Point That Thing At Me: Another small gripe. When you hover your mouse to the left of a sentence in Word, you get an arrow that allows you to select the entire sentence. You can then drag up or down and highlight huge sections. You don’t bet that arrow in Open Office and I want it.  

One Man’s Junk: I’ve heard a few people complain about the new setup in Word 2007. Granted, it was confusing at first, but I’ve grown to like it. I like the little pop-out menus and the scrolling tabs, I even like that stupid little circle in the left hand corner. Open Office has none of that. It’s much more like an older version of Word. So for some of you this is going to be a plus, not a negative.



FREE! That one never gets old.

Compatability: Just about everything you want to open, it can. Even that damned Word 2007 format. You know, the docx file that only 2007 users can open unless they download some patch to their older version of Word. Trouble is, it can’t save it in a docx format, but it can save it as a doc and that’s good enough for me. And yes, it can open them with comments and all. I also just read that you can change the settings for your preferred saving format in Open Office so that removes some of the irritation.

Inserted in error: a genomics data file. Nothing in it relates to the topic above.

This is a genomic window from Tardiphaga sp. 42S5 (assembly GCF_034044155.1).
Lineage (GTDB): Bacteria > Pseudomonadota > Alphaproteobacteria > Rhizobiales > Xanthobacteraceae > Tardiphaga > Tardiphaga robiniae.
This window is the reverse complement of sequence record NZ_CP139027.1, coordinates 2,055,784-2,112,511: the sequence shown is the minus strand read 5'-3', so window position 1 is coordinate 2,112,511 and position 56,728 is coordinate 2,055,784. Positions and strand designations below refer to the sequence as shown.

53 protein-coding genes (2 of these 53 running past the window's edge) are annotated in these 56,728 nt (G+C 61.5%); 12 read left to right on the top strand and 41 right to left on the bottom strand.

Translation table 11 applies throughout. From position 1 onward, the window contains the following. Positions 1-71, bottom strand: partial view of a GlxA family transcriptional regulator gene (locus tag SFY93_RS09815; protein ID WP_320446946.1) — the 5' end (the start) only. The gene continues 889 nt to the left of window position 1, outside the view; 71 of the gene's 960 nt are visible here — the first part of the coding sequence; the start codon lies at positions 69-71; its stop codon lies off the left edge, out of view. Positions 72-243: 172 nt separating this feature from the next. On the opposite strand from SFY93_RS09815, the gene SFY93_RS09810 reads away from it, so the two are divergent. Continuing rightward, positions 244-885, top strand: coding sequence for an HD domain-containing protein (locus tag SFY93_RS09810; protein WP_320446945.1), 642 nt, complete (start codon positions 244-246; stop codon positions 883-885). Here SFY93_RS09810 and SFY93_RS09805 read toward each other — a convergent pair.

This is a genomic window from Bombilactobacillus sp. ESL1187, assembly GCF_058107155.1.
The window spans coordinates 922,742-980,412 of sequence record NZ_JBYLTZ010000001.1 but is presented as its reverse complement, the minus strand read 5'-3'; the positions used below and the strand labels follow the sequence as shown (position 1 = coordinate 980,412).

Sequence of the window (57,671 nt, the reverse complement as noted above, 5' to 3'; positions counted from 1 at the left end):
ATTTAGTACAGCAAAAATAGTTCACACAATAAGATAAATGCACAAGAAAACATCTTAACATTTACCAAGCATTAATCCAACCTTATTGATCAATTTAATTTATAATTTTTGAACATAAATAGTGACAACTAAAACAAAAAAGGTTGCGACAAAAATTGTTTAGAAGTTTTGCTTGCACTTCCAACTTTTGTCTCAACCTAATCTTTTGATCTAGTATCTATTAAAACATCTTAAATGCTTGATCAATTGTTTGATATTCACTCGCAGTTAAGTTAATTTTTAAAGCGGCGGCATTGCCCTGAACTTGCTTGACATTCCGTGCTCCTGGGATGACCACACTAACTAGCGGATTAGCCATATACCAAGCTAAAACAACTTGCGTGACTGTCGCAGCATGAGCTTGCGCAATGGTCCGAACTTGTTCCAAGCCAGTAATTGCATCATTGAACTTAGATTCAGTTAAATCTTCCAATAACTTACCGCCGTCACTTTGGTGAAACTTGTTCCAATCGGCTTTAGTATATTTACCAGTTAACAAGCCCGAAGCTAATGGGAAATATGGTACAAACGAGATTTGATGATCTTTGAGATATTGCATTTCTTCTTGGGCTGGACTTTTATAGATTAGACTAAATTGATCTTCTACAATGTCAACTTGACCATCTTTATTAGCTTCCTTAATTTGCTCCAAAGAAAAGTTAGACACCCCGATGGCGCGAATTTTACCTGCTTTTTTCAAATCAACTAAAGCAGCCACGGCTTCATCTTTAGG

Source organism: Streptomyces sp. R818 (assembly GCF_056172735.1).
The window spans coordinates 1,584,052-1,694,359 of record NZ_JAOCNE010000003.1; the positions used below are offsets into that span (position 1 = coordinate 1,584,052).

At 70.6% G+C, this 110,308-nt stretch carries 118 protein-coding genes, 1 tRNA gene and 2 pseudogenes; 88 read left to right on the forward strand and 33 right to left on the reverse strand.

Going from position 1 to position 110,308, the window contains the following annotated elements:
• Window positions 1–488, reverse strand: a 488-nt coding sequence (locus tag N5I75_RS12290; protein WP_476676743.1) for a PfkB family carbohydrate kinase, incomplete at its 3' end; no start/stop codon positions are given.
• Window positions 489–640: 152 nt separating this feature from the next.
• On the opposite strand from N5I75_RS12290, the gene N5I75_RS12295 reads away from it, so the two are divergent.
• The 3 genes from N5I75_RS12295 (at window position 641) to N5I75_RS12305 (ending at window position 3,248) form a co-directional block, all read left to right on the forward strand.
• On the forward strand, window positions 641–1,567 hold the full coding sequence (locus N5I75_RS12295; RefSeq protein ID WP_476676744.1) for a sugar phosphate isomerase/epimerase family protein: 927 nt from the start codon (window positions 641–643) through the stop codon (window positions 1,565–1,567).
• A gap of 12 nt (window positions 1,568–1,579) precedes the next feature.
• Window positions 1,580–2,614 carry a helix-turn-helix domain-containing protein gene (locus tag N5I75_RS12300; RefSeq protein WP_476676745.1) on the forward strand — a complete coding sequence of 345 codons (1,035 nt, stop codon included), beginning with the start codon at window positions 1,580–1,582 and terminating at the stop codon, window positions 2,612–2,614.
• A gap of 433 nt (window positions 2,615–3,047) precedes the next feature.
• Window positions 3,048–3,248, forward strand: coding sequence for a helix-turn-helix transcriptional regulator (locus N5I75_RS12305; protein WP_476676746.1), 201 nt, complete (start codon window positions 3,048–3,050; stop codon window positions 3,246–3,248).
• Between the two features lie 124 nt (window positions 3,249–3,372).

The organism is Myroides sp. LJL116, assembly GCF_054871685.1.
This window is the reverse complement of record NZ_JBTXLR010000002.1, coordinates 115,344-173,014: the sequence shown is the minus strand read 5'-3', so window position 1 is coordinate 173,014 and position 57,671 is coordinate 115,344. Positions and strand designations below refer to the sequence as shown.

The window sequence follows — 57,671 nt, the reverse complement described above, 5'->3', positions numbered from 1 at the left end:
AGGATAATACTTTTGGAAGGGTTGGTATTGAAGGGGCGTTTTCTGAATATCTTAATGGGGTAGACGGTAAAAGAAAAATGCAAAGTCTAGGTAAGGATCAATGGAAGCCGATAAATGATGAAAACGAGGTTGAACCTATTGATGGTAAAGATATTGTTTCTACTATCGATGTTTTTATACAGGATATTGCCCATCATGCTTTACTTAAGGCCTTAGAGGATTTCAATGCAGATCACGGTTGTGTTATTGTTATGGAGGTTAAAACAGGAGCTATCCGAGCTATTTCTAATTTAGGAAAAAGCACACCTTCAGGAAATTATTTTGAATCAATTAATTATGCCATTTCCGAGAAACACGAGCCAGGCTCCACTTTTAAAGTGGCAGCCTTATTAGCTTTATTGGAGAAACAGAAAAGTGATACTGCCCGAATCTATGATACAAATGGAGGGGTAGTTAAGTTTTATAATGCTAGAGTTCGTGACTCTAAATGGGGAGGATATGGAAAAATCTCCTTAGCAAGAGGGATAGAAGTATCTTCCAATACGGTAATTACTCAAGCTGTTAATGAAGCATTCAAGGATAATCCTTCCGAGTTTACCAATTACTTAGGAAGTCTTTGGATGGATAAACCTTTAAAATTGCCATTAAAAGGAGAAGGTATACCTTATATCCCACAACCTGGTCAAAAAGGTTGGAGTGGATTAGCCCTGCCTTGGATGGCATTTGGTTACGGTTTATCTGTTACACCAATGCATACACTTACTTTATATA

Paragraph Breaks: I don’t know why this is, but when I copy a document from Word and drop it into Blogger, my paragraphs get all screwed up. With Open Office I can drop it in there and have it show up just like I laid it out in the processor.

Reviewing Features: While not as robust as Word’s reviewing features, Open Office definitely has more than enough to get the job done. You can still number lines (although you can’t control how that numbering happens), leave notes (ctrl+alt+N), and track changes.

One Upping the Competition: One of the reviewing features, ‘Comments’ which I use when doing critiques, is both better and worse than Word. It’s worse because Open Office doesn’t number them, and it doesn’t highlight what your commenting on; however, it does allow you to comment on the comments, opening a dialog between you and your reviewer, which I find intriguing.